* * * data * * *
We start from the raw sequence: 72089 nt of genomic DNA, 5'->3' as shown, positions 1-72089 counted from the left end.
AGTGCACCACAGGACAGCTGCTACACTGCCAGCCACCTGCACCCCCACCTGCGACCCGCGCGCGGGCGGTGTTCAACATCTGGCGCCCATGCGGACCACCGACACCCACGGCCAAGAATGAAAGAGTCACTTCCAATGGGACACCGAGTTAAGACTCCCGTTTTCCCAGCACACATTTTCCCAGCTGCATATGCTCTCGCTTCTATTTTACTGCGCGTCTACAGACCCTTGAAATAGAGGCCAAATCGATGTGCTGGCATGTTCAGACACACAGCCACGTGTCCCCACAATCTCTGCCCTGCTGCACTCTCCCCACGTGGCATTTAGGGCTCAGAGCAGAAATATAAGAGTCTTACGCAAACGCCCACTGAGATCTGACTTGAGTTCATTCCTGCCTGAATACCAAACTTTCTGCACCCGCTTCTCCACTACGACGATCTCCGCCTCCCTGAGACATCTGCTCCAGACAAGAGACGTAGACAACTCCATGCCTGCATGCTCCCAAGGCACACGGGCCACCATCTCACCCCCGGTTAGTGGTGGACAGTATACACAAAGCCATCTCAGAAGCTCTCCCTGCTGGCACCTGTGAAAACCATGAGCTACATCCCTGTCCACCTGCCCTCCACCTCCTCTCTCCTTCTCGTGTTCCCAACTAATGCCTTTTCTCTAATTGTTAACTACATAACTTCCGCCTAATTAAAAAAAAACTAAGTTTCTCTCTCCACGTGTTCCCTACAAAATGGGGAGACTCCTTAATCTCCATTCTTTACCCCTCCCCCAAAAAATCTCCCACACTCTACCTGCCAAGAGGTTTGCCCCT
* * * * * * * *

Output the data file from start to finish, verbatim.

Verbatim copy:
We start from the raw sequence: 72089 nt of genomic DNA, 5'->3' as shown, positions 1-72089 counted from the left end.
AGTGCACCACAGGACAGCTGCTACACTGCCAGCCACCTGCACCCCCACCTGCGACCCGCGCGCGGGCGGTGTTCAACATCTGGCGCCCATGCGGACCACCGACACCCACGGCCAAGAATGAAAGAGTCACTTCCAATGGGACACCGAGTTAAGACTCCCGTTTTCCCAGCACACATTTTCCCAGCTGCATATGCTCTCGCTTCTATTTTACTGCGCGTCTACAGACCCTTGAAATAGAGGCCAAATCGATGTGCTGGCATGTTCAGACACACAGCCACGTGTCCCCACAATCTCTGCCCTGCTGCACTCTCCCCACGTGGCATTTAGGGCTCAGAGCAGAAATATAAGAGTCTTACGCAAACGCCCACTGAGATCTGACTTGAGTTCATTCCTGCCTGAATACCAAACTTTCTGCACCCGCTTCTCCACTACGACGATCTCCGCCTCCCTGAGACATCTGCTCCAGACAAGAGACGTAGACAACTCCATGCCTGCATGCTCCCAAGGCACACGGGCCACCATCTCACCCCCGGTTAGTGGTGGACAGTATACACAAAGCCATCTCAGAAGCTCTCCCTGCTGGCACCTGTGAAAACCATGAGCTACATCCCTGTCCACCTGCCCTCCACCTCCTCTCTCCTTCTCGTGTTCCCAACTAATGCCTTTTCTCTAATTGTTAACTACATAACTTCCGCCTAATTAAAAAAAAACTAAGTTTCTCTCTCCACGTGTTCCCTACAAAATGGGGAGACTCCTTAATCTCCATTCTTTACCCCTCCCCCAAAAAATCTCCCACACTCTACCTGCCAAGAGGTTTGCCCCT